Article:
Voting rights advocates have seen few wins in Texas, especially since the Republican legislature passed the sweeping voter suppression bill known as Senate Bill 1. However, recently, there was one ruling that struck down at least a portion of SB 1, which impeded assistance to disabled or non-English-speaking voters at the polls in Texas. This latest legal win was obtained by the Asian American Legal Defense and Education Fund (AALDEF) and the law firm Fish & Richardson on behalf of OCA-Greater Houston.
Thanks to this ruling, voters in Texas who need assistance during the voting process will now be able to access that help without fear of criminal penalties from SB 1. Under SB 1, anybody helping a non-English or disabled voter could only “read or mark” from a ballot. That limited assistance would make it nearly impossible for a limited-English speaker to understand who or what they are voting for. Voter assisters also had to affirm in an oath that they were solely reading or marking.
That provision from SB 1 violated a court injunction from 2018, which prohibited that same language from being used as it violated Section 208 of the Voting Rights Act. The Signal spoke with Jerry Vattamala, their Director of the Democracy Program at AALDEF about this, and their efforts to combat further voter suppression techniques in Texas.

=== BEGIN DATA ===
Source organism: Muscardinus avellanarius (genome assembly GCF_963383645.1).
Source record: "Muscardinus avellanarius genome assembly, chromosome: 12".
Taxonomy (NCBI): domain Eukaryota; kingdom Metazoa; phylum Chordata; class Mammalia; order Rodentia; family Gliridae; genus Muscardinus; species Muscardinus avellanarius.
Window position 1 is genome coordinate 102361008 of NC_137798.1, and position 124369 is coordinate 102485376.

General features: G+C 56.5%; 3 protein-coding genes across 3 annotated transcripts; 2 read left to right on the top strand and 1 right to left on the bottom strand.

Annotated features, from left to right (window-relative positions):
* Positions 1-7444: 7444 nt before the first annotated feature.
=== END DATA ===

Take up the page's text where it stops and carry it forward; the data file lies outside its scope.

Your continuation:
Despite that 2018 permanent injunction about voter assistance from a federal judge, Republicans inserted the prohibited clauses in SB 1 anyway. “I guess they hoped that the court would not notice that they basically enacted a law, which they were prevented from enacting,” said Vattamala.
Though Vattamala is pleased that disabled or non-English-speaking voters will be able to have some “relief” knowing that assistance can be provided to them at the polls, he is still concerned. “The problem is there is so much uncertainty because things are changing and this is not a civil issue, it’s a criminal penalty,” he said.
The mantra from Republicans as they passed SB 1 was that it made it “easier to vote, and harder to cheat.” In reality, that’s woefully inaccurate. Thousands of mail-in-ballots were rejected during the March primary. Vattamala and his team at AALDEF remain concerned about voters who might be fearful of having a family member or loved one who translates for them assist them in voting, even if the court has determined they cannot be held criminally liable.
Outside of this specific case, Texas is keeping the legal team at AALDEF quite busy. The voter suppression bills have only intensified since the Supreme Court gutted the Voting Rights Act with the case Shelby County v. Holder. “Now we’re playing whack-a-mole, and we’re not able to keep up,” said Vattamala.
AALDEF is also one of the many groups that is challenging the latest redistricting maps that Texas drew last year. Those challenges have been consolidated into one streamlined case. “We are focused on the AAPI community in several different areas mainly Harris County, Fort Bend County, and the DFW area.” Unfortunately, the trial next year will not impact the November election.
For now, AALDEF is planning to stay in Texas as long as possible to combat any discrimination to the AAPI community, which is the fastest growing demographic in Texas.